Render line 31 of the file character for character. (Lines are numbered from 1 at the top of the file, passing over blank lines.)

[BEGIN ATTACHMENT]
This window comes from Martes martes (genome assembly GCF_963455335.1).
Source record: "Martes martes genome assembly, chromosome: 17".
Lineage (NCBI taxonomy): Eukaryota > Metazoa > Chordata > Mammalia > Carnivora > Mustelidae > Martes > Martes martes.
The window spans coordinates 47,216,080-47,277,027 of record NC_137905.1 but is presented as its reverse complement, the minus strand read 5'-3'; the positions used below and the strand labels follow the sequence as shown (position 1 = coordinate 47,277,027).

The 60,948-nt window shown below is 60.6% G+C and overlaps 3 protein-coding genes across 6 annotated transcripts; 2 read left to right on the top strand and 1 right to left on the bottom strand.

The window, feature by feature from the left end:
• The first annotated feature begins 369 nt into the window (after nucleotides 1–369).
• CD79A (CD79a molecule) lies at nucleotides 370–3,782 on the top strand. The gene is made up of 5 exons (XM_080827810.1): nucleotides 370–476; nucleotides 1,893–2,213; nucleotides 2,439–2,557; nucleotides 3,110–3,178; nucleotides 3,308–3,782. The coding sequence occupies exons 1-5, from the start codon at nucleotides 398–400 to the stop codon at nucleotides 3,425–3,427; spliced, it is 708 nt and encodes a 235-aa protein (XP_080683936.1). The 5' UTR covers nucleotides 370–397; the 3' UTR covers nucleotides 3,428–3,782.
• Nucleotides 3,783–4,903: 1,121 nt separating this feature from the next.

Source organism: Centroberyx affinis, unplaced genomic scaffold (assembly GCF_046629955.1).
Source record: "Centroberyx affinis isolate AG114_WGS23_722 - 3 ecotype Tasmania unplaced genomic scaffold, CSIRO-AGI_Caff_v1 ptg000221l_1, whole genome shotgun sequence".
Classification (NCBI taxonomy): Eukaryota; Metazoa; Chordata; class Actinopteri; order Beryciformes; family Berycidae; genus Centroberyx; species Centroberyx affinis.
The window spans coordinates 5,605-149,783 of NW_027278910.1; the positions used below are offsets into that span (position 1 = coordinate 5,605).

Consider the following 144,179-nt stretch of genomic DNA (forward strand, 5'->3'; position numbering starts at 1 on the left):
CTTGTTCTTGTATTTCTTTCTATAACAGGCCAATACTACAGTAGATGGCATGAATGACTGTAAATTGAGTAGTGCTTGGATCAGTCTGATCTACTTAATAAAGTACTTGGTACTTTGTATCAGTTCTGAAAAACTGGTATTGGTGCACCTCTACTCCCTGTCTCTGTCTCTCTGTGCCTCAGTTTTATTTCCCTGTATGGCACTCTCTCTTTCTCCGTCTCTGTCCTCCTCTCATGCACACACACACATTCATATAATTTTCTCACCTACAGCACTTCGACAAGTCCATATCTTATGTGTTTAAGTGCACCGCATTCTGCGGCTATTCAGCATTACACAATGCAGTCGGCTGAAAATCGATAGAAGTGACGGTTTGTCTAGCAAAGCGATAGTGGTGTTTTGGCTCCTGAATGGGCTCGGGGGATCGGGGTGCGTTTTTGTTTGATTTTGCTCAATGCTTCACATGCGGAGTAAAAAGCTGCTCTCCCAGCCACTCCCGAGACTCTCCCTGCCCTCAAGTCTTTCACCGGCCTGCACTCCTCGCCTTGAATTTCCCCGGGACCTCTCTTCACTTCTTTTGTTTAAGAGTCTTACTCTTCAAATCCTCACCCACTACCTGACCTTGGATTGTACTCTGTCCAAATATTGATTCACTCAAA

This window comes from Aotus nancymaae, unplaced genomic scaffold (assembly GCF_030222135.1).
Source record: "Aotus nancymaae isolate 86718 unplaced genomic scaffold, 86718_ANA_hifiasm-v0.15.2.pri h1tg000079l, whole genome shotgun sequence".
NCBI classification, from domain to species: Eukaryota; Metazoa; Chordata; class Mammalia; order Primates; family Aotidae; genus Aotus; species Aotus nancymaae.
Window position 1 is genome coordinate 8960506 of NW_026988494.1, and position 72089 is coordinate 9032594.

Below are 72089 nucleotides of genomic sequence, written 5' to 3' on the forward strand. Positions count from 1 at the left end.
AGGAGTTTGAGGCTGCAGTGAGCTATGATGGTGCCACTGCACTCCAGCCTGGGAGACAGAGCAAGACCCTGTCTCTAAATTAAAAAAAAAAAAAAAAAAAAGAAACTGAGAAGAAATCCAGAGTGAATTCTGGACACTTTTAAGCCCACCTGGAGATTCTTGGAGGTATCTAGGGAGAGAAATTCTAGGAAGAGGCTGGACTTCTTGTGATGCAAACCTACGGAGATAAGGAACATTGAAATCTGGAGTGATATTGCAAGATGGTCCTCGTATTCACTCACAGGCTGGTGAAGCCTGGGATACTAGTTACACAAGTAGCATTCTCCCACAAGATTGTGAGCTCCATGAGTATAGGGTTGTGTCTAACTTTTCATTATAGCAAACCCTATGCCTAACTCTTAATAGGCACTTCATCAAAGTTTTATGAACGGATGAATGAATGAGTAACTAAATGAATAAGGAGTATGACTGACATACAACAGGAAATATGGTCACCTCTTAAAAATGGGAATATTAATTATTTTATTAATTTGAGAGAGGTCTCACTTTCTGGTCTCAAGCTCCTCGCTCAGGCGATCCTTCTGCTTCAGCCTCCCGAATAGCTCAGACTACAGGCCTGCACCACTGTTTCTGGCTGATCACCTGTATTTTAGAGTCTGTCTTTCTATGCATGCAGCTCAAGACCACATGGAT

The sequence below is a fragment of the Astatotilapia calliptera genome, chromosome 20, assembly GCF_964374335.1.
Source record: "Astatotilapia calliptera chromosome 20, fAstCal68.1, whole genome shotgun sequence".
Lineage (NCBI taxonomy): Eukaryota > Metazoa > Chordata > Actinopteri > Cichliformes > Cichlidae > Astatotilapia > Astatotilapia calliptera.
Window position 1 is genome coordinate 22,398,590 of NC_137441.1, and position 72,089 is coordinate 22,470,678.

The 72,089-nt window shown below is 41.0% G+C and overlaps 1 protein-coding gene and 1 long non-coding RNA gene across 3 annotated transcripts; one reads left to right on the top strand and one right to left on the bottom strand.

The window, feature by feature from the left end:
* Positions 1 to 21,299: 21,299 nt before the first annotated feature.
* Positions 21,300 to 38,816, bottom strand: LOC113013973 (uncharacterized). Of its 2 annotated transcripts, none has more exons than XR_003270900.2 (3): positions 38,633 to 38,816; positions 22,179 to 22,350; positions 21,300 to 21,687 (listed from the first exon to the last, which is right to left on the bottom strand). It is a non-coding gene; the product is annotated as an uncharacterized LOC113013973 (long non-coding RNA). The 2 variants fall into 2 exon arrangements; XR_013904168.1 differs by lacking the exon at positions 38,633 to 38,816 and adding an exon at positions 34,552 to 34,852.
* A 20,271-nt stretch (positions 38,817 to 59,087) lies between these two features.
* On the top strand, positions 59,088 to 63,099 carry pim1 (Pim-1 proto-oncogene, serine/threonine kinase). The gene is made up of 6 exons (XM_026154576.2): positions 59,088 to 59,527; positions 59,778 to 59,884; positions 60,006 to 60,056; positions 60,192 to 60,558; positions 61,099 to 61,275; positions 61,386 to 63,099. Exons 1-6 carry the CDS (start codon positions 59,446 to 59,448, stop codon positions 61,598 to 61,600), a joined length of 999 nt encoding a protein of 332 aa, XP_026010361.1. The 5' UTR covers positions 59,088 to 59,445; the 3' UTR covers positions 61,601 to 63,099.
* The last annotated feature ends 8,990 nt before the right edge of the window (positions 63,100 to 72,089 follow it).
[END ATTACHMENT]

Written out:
* On the top strand, positions 59,088 to 63,099 carry pim1 (Pim-1 proto-oncogene, serine/threonine kinase). The gene is made up of 6 exons (XM_026154576.2): positions 59,088 to 59,527; positions 59,778 to 59,884; positions 60,006 to 60,056; positions 60,192 to 60,558; positions 61,099 to 61,275; positions 61,386 to 63,099. Exons 1-6 carry the CDS (start codon positions 59,446 to 59,448, stop codon positions 61,598 to 61,600), a joined length of 999 nt encoding a protein of 332 aa, XP_026010361.1. The 5' UTR covers positions 59,088 to 59,445; the 3' UTR covers positions 61,601 to 63,099.